that the God to whom he prayed was a being "near at hand
and not afar off." He worshiped not as "a worm of the
dust " hypocritically meek and lowly, or as one con-
scious of naught but the meanness of his nature, and the
absence of merit in his cause. But in a spirit truly humble,
confessing his sins, yet knowing something of the nobility
of his soul, he talked with God "as one man talketh with
another"; and often with the ease and familiarity of an
On "no occasion, while offering up an earnest appeal In
behalf of certain of his fellow-creatures, he startled the
kneeling circle by bursting into a loud laugh in the very
m"dst of his prayer. Quickly regaining his composure
and solemn address, he remarked, apologetically: Lord,
it makes me laugh to pray about some people.
Heber loved his children, and was justly proud of his
numerous noble posterity. If at times he appeared stern,
and was severe in his correction, it was not that he loved
them less, but their welfare and salvation more^ He made
no compromise with sin, but nipped it in the bud, though
the soil wherein It grew were the hearts of his dearest
friends and relations. His greatest desire for his family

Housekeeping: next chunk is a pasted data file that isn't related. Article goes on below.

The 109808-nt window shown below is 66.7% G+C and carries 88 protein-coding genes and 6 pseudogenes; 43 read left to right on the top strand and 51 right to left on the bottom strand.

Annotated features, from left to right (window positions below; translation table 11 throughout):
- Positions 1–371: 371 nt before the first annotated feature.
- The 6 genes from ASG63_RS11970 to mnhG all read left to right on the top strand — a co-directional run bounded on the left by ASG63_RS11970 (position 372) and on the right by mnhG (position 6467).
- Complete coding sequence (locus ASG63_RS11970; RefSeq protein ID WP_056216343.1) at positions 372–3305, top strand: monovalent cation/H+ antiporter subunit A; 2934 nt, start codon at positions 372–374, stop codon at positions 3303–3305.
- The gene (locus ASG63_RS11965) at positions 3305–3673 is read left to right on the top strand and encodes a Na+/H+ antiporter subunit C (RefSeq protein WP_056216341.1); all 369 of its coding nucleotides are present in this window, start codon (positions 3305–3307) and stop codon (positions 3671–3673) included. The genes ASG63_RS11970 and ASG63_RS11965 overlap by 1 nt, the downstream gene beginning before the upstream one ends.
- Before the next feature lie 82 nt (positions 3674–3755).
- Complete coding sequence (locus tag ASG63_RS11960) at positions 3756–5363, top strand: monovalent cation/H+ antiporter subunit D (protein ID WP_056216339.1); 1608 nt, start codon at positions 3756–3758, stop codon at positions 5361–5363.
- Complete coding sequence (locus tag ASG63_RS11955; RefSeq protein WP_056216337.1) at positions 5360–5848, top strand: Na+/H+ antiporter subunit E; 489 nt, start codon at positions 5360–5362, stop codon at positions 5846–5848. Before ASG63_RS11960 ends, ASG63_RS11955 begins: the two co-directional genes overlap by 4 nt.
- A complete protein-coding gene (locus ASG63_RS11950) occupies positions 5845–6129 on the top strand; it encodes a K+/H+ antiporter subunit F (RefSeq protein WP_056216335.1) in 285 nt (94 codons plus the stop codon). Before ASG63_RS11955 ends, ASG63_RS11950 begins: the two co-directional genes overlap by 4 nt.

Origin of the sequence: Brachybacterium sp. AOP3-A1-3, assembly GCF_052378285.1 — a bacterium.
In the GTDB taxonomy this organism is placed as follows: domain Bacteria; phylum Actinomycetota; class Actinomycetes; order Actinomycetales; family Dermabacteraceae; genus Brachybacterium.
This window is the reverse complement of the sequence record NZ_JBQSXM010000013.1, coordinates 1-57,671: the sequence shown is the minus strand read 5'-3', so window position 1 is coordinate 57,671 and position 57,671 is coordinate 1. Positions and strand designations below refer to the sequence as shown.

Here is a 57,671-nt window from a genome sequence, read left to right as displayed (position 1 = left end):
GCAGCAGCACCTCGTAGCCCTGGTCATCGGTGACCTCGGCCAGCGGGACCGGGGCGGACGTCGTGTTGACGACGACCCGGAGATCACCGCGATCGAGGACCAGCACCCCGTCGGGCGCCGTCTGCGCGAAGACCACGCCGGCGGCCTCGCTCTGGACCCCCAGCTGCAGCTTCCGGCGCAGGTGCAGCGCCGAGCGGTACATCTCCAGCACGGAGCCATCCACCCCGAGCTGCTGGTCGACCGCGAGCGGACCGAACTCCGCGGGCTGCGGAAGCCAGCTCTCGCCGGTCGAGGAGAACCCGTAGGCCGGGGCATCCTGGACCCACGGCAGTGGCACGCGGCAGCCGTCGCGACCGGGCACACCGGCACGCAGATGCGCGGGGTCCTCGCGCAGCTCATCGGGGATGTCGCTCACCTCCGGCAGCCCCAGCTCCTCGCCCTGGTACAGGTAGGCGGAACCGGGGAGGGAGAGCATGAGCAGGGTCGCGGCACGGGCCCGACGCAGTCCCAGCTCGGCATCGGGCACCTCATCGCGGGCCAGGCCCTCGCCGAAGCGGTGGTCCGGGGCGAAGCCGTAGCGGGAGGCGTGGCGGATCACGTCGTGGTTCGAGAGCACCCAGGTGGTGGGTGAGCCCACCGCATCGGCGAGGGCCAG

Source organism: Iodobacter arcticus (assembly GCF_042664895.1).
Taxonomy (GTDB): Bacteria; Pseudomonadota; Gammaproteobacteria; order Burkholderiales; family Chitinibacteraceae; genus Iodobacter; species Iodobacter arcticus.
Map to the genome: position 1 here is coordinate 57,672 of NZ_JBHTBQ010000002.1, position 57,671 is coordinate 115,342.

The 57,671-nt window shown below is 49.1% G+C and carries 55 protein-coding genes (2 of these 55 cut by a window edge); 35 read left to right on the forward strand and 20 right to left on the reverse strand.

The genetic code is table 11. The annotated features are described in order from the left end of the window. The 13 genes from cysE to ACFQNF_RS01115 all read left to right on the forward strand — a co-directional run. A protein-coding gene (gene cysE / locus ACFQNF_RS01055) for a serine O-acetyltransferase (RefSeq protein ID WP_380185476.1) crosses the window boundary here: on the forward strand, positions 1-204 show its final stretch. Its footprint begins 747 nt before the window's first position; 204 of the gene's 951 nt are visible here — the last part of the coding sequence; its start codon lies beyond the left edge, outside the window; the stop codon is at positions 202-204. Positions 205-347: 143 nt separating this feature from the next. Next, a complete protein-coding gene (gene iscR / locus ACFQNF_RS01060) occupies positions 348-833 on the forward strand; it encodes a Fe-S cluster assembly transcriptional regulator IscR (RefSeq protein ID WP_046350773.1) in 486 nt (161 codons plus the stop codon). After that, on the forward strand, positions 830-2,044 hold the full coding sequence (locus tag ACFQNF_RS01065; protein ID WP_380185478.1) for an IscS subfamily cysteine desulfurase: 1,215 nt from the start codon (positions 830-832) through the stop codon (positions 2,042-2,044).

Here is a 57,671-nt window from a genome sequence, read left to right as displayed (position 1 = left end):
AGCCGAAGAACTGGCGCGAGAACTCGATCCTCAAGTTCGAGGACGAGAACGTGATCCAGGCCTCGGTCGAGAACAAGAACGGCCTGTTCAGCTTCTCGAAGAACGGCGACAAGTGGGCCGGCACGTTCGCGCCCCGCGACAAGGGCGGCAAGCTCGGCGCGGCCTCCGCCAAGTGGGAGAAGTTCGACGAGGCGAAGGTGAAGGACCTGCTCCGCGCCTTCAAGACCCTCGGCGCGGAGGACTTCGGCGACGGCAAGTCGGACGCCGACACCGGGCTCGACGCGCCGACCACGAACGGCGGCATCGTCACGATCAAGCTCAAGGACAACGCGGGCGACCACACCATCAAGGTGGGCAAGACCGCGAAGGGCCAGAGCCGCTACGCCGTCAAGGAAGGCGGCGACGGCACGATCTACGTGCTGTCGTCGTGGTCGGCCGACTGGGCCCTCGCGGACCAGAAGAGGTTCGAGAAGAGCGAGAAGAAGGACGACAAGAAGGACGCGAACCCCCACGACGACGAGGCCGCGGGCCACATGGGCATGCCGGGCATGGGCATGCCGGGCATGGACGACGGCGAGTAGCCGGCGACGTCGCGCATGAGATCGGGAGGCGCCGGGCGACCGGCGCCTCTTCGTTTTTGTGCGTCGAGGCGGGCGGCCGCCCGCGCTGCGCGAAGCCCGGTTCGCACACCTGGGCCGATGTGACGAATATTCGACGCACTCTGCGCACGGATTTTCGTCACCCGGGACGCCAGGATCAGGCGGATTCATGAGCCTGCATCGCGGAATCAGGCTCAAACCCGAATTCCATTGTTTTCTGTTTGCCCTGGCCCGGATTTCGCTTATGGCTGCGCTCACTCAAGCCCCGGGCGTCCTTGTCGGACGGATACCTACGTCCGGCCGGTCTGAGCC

was that they should be humble virtuous and God-fearing.
The riches, fashions, and even culture of the world were as
nothing in his eyes, compared with honesty, morality and
the treasures of eternal truth.
Nor was he morose and sullen, because thus sober-
minded and religious. Mingling with his deeply earnest,
profoundly solemn nature was a keen sense of humor, a
continuous play of mirth, like "sunlight gilding the edges
First counselor to President Brigham Young In the presi-
dency of the Church of Jesus Christ of Latter Day Saints
until his death, 1868. Visited Kirtland, Ohio, late in 1832, and
met the Prophet Joseph Smith on Nov. 8. In 1834 went to
Jackson county. Mo., with Joseph Smith. Brigham Young
and about 200 others. Feb. 14, 1835, was made a member of
first body of the twelve apostles, and accompanied them In
their first preaching mission in the eastern states and
Canada. In 1837 was placed at the head of th'e first mission
to England; returned In 1838, going to Far-West, Caldwell
county Mo. Returned to England 1840, founding the London
conference with Wilford Woodruff and George A. Smith.
Returning to Nauvoo in 1841 and accepting the principles
of plural marriage taught to him by the Prophet Joseph,
Smith who also practiced it. his eldest daughter, Helen Mar
Kimball, was sealed to the Prophet in full ritualistic form.
(See Whitney's history of Utah, Vol. IV, page 19). _
Performed various missions to eastern states and con-
stantly sustained President Young as the rightful successor
to Joseph Smith after his death.
Left Nauvoo and joined the migrating- church members at
Sugar Creek, Iowa, Jan. 14, 1846. That summer he recruited
the Mormon Battalion on the Missouri river; came to Utah
with Brigham Young July 24, 1847; and returned with him
to Winter Quarters. Dec. 27, 1847, when the first presidency